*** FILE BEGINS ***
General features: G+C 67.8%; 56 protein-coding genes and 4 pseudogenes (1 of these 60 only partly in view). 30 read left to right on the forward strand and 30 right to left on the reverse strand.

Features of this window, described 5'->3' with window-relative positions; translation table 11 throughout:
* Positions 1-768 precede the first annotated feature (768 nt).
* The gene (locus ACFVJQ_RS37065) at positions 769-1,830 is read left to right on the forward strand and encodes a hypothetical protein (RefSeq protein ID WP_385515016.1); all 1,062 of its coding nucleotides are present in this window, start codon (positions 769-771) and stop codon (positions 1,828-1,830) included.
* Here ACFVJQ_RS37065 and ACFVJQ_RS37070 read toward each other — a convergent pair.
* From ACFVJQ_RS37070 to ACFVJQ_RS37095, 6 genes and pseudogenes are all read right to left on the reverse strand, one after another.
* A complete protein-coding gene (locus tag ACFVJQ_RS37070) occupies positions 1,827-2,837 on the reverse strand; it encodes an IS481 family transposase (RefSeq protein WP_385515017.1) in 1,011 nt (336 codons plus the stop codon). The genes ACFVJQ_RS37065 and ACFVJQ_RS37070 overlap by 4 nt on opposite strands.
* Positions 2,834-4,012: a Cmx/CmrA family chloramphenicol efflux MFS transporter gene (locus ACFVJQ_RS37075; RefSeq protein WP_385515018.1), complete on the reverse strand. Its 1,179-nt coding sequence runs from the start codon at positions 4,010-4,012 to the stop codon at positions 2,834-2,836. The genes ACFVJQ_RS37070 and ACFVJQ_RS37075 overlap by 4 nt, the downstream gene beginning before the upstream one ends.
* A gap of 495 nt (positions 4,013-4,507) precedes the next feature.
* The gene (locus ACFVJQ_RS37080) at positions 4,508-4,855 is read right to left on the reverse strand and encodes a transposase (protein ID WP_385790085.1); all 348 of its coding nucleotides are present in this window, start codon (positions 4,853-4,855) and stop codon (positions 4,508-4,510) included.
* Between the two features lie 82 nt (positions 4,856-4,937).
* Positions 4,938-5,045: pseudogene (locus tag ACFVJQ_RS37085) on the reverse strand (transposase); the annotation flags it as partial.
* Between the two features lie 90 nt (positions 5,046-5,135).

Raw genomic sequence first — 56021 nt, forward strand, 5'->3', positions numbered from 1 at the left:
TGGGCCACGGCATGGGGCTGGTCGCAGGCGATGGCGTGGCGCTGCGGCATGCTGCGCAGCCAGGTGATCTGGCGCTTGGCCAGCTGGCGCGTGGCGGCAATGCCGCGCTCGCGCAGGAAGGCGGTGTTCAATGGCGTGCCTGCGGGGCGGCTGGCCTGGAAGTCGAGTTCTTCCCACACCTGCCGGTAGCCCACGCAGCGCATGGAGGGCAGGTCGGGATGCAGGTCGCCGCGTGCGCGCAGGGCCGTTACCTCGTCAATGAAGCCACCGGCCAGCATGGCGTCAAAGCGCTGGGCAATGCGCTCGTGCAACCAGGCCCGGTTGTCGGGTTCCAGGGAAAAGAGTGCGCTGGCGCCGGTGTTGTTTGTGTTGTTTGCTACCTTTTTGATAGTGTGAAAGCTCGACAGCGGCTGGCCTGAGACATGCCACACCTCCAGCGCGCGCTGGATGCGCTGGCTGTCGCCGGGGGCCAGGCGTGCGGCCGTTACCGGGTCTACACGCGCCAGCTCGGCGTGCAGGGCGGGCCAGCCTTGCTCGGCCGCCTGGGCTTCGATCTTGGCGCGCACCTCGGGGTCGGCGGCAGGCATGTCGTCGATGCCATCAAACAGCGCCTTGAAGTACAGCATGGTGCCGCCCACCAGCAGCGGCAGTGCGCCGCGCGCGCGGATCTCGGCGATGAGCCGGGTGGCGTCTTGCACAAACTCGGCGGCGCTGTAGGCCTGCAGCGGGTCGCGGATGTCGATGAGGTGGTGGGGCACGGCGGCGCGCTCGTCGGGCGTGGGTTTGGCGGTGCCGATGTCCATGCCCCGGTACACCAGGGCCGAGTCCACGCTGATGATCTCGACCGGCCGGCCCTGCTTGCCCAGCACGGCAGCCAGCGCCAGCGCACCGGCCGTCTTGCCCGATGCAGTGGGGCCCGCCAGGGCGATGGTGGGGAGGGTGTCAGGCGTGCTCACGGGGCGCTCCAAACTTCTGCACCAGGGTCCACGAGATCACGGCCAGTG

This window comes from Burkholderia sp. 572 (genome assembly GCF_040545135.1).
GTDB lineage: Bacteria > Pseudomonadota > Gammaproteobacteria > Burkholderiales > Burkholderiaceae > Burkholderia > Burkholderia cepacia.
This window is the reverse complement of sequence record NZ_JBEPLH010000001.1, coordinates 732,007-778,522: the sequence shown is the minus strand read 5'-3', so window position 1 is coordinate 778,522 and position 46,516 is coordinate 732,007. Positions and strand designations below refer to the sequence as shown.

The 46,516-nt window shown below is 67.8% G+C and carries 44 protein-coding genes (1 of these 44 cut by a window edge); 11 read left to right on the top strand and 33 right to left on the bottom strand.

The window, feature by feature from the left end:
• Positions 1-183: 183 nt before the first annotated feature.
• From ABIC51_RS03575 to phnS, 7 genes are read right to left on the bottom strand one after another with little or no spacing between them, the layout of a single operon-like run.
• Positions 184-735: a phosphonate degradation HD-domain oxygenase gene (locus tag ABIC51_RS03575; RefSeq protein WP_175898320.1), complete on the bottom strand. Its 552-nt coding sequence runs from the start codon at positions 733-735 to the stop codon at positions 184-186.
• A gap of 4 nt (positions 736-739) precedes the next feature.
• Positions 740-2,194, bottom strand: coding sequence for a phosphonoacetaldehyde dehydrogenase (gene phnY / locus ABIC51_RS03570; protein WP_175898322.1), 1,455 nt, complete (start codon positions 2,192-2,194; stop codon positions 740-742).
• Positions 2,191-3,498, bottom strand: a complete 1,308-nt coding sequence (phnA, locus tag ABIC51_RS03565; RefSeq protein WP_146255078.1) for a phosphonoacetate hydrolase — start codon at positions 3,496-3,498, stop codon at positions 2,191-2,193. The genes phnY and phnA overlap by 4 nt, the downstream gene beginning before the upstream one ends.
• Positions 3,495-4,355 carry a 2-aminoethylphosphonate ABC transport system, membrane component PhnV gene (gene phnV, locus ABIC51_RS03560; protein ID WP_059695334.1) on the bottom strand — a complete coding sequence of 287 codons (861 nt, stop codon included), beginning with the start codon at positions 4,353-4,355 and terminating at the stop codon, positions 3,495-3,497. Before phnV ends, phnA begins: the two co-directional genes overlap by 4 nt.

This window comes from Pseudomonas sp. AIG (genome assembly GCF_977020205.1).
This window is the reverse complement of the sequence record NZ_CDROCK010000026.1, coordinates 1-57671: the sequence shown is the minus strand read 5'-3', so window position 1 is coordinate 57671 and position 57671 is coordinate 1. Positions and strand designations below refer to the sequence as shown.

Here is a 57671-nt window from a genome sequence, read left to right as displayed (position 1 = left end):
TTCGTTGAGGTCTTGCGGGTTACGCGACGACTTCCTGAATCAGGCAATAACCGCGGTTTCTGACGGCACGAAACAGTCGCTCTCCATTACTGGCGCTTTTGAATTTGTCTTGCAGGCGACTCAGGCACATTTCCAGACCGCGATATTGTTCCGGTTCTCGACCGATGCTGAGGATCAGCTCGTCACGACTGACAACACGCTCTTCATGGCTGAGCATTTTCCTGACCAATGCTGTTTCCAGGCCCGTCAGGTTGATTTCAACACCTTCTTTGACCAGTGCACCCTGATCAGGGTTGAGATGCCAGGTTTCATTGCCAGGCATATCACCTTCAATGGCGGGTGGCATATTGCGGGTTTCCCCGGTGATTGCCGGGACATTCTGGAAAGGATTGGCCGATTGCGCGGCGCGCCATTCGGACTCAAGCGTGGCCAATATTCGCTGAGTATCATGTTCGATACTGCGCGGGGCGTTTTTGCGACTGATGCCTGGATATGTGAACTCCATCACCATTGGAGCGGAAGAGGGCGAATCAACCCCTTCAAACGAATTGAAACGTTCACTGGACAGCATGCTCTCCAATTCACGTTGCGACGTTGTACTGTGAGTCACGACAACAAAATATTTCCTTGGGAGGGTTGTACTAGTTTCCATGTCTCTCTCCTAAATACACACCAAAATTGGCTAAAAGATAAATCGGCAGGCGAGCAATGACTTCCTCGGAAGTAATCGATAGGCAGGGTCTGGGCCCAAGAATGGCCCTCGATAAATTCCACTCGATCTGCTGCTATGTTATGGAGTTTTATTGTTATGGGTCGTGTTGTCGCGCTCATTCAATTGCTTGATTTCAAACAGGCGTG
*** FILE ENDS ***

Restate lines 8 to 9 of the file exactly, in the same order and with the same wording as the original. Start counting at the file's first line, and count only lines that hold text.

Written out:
* Positions 2,834-4,012: a Cmx/CmrA family chloramphenicol efflux MFS transporter gene (locus ACFVJQ_RS37075; RefSeq protein WP_385515018.1), complete on the reverse strand. Its 1,179-nt coding sequence runs from the start codon at positions 4,010-4,012 to the stop codon at positions 2,834-2,836. The genes ACFVJQ_RS37070 and ACFVJQ_RS37075 overlap by 4 nt, the downstream gene beginning before the upstream one ends.
* A gap of 495 nt (positions 4,013-4,507) precedes the next feature.